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Young people who use phones while driving are more impulsive and aggressive, study finds

Experts say some driving behaviors could increase the risk of an accident

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A new study conducted by researchers from Children’s Hospital of Philadelphia explored trends related to young adults’ driving habits. 

Their findings showed that when young people use their cell phones on the road, they’re more likely to adopt other impulsive, aggressive driving patterns. 

“This study found that frequent cell phone use while driving was only one indicator of a more general pattern of risky driving practices associated with prior crashes in young drivers,” said researcher Elizabeth Walshe, Ph.D. “Assessment of personality traits, such as impulsivity and sensation seeking, may be helpful to identify drivers most at risk in order to provide more targeted interventions promoting safe driving.” 

Identifying risky driving behaviors

For the study, the researchers surveyed nearly 400 young drivers from across the country. The group answered questions about their driving histories and styles, and they also took personality assessments to see how all of these factors influenced their habits behind the wheel. 

The researchers learned that using a cell phone in any capacity with driving was generally associated with more impulsive driving. Nearly three-quarters of the group reported using their phones while behind the wheel, which ultimately impacted other habits on the road.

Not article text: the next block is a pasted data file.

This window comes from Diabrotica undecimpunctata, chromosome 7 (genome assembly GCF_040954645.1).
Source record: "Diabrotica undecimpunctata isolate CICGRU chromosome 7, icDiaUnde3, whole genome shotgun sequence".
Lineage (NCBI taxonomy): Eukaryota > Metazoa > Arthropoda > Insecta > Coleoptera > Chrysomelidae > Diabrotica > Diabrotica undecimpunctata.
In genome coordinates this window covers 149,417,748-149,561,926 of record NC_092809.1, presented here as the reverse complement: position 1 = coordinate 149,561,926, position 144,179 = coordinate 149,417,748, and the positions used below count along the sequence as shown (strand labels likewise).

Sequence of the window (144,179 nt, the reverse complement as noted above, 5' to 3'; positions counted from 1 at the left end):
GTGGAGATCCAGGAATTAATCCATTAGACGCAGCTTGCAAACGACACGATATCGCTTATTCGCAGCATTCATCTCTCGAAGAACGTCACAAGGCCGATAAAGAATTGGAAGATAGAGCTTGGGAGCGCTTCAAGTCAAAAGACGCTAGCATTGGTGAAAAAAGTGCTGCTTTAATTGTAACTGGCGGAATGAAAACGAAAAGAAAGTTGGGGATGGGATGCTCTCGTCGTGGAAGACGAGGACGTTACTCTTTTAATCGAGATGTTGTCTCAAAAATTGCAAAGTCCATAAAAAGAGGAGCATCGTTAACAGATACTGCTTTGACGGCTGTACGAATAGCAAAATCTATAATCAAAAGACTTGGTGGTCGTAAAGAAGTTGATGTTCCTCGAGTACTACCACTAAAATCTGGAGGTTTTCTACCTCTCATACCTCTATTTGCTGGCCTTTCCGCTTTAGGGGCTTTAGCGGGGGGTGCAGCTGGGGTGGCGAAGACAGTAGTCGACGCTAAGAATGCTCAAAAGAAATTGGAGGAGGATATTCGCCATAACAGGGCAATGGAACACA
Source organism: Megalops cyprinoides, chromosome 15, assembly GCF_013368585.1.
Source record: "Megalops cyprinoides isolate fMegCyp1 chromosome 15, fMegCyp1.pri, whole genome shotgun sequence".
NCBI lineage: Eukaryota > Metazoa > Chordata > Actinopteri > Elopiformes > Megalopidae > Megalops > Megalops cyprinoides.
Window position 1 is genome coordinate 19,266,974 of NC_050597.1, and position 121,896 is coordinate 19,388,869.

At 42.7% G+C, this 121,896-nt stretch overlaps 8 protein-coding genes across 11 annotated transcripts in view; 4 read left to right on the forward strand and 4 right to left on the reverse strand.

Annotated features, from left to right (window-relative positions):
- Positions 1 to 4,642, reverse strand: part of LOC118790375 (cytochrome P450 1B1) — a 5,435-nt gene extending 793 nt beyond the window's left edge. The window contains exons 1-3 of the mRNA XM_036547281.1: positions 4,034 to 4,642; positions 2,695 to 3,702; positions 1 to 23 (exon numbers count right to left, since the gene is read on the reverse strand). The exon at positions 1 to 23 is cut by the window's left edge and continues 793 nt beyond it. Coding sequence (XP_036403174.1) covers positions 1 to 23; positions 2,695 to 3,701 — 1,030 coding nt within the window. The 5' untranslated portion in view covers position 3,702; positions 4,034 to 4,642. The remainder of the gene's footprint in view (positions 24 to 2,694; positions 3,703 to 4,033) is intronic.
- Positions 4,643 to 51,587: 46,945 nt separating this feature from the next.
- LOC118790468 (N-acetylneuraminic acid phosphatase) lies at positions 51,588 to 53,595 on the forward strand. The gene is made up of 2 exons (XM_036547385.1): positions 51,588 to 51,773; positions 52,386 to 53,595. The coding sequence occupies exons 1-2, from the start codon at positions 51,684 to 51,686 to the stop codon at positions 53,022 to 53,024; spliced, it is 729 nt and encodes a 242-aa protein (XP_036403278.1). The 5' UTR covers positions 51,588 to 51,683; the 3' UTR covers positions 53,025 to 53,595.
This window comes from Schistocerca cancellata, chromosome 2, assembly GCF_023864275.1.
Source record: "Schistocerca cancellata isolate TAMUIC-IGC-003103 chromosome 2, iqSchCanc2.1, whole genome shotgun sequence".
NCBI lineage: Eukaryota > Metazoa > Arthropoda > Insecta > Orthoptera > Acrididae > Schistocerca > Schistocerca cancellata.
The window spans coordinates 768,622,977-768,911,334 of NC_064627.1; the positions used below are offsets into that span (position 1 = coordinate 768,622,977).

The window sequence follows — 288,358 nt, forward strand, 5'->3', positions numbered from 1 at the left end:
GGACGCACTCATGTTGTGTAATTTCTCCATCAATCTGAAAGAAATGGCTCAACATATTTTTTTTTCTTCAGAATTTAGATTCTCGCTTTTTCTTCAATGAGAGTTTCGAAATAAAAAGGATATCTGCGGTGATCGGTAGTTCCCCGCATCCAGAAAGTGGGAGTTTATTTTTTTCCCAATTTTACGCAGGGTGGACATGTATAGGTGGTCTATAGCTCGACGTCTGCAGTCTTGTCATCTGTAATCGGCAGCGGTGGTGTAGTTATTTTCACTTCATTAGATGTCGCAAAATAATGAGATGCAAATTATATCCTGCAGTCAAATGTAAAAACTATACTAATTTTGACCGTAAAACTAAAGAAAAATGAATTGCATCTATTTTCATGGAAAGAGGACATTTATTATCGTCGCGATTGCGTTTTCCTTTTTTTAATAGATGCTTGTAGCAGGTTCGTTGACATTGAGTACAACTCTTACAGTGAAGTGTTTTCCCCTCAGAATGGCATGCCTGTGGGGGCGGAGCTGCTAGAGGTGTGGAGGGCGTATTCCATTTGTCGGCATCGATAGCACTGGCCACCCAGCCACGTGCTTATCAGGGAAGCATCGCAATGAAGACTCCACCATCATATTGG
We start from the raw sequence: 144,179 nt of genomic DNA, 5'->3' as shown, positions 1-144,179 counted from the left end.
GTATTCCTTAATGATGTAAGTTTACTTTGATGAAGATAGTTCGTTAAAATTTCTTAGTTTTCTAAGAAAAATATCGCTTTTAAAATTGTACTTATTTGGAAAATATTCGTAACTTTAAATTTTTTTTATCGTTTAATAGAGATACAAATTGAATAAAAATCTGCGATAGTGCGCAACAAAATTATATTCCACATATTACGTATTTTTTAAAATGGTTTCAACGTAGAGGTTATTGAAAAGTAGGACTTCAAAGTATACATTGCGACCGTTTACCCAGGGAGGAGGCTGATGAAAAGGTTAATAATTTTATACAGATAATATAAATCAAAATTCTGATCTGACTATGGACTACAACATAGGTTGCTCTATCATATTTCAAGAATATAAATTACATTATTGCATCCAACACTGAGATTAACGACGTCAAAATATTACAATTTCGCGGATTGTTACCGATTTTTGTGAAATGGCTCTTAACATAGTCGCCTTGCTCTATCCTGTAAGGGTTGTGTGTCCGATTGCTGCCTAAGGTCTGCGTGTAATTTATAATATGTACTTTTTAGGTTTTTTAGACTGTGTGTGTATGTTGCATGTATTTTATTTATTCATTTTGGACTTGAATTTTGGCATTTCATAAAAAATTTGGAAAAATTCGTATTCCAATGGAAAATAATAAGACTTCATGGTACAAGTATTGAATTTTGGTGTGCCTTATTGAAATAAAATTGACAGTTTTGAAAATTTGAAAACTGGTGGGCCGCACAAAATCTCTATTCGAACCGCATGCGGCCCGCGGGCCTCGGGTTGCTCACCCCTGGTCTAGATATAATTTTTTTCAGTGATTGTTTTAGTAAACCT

While cell phone use didn’t directly increase the risk of crashes, some of the other roadway behaviors that were associated with cell phone use may make accidents more likely. For instance, the study showed that young adults that use their phones behind the wheel were more likely to run red lights, exceed the speed limit, and make aggressive maneuvers.\

“It may be useful to treat cell phone use while driving as part of a group of risky driving behaviors, such as driving while impaired by alcohol,” said researcher Dan Romer, Ph.D. “For example, messages to enhance driver safety might focus on a large range of hazardous practices that place the driver and others at risk rather than citing only one, like cell phone use.” 

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